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Predicting what a 403(b) retirement account will eventually be worth is challenging. There are a lot of variables to take into account that can make a huge difference in the growth of your nest egg. There's not only your annual contributions and return on investment to consider, but also investment fees, expected salary increases, employer contributions, years to retirement and more. While it's nearly impossible to predict the exact performance of your retirement account, this 403(b) Savings Calculator can help you nail down a good ballpark figure or a range of best- to worst-case scenarios for the growth of your 403(b) account up through your retirement. It also lets you see how making certain changes, like increasing contributions or working longer, will affect the eventual size of your retirement account and guide you in making financial decisions.
403(b) plans are a type of defined contribution retirement account available to certain employees of schools and various nonprofit organizations, including hospitals, charities and members of the clergy. They're almost identical to 401(k) plans, which are the type used in the for-profit sector, with a few differences. The main differences are that 403(b)s may vest immediately or over a shorter period of time than a 401(k), but sometimes offer fewer investment options.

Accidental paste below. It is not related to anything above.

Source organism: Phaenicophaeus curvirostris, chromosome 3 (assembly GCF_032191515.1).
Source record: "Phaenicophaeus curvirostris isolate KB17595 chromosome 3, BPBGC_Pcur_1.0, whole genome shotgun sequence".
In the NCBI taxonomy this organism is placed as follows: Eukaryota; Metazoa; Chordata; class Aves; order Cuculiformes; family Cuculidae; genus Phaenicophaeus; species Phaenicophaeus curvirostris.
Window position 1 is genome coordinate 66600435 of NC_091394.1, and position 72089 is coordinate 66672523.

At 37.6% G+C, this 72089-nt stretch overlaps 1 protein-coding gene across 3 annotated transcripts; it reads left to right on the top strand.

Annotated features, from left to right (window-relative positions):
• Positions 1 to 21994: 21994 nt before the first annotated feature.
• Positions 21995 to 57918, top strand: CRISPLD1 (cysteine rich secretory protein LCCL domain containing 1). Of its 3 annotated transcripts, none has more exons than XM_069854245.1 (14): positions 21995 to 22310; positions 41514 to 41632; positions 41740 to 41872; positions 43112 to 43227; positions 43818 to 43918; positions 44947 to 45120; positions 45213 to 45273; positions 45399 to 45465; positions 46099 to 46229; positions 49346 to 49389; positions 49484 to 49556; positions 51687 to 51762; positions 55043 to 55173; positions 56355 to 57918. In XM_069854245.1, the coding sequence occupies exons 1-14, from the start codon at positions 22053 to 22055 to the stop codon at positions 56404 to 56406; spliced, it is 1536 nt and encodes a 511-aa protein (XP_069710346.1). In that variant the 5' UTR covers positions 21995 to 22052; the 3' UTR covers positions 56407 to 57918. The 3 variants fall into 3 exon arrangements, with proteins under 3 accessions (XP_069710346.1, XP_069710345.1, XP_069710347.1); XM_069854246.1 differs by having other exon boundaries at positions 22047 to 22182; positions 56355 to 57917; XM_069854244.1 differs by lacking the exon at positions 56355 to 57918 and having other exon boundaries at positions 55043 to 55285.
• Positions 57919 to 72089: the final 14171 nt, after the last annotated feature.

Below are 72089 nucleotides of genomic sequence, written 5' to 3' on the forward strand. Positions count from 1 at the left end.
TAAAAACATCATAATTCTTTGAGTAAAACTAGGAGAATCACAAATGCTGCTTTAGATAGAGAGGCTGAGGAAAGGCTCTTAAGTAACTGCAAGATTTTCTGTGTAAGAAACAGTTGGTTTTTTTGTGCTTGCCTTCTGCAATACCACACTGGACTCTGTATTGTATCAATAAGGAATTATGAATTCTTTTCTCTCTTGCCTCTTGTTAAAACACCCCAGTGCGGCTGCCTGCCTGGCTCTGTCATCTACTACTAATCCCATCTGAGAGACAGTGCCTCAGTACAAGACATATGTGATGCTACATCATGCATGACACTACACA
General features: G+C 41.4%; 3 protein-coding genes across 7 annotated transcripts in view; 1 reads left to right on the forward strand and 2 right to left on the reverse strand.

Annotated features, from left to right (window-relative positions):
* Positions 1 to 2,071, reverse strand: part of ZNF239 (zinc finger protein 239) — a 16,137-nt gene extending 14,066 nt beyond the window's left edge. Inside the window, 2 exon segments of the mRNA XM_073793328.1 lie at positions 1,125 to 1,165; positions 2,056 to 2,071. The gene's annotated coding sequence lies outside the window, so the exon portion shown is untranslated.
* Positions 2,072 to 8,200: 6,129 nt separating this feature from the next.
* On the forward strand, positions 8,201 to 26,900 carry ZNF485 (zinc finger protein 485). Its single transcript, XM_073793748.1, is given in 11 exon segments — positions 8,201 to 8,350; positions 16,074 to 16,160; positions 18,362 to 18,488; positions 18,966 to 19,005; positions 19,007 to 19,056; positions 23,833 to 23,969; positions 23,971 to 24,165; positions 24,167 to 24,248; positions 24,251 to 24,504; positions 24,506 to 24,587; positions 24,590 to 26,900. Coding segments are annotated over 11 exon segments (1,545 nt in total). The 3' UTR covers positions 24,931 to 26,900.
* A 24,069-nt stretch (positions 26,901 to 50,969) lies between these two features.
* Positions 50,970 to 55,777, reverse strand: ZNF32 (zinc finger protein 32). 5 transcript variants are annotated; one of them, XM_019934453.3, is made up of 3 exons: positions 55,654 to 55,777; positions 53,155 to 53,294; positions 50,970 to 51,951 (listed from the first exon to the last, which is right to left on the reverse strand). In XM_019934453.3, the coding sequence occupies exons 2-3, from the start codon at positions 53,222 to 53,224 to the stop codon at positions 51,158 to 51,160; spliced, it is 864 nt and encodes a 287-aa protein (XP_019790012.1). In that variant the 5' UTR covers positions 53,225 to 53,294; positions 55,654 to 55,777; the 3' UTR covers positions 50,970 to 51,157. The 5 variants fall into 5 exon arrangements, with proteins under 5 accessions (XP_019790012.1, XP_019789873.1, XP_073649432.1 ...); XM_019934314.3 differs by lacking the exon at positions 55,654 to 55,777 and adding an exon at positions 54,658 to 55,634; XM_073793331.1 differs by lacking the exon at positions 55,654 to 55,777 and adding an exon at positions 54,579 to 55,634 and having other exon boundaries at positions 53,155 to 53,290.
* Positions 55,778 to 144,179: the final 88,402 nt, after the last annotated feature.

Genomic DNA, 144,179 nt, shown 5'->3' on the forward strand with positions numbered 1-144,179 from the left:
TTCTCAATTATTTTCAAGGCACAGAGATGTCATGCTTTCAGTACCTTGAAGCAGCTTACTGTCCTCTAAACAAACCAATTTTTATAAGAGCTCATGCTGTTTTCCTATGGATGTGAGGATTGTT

A 403(b) is a type of tax –sheltered annuity plan, which allows you to invest pretax earnings in a retirement account and allow those funds to grow tax-free as well. You are only taxed on the disbursements you take after retirement, though you'll likely have to pay a 10 percent penalty on any money you withdraw before age 59 ½.
As with a 401(k), your employer can make pretax matching contributions to your account, which you are only taxed on when you make withdrawals.
Another option is a Roth 403(b), in which you make after-tax contributions, but your earnings and eventual withdrawals are tax-free, provided the latter are qualified distributions.
As with a 401(k), there's a limit on how much you can contribute to a 401(b) each year. For 2016, that figure is $18,000, though investors age 50 and older can make an additional "catch-up" contribution of up to $6,000 a year, for a maximum of $24,000.
Those who have worked at the same nonprofit for at least 15 years can make a catch-up contribution of $3,000 a year, regardless of age, provided their previous contributions have averaged less than $5,000 a year.
Note that you typically designate your contributions as a percentage of your salary and not as a figure.
The calculator will not only take into account your current salary, but also anticipated salary increases and the higher contributions you can expect as a result.
Most of the entries in the calculator are self-explanatory, but the following may be helpful.
For employer contributions:
When you are finished, the calculator will show you how much you can expect your 403(b) account to contain at the time your retire. For a more complete breakdown, click "Show report" at the top of the page.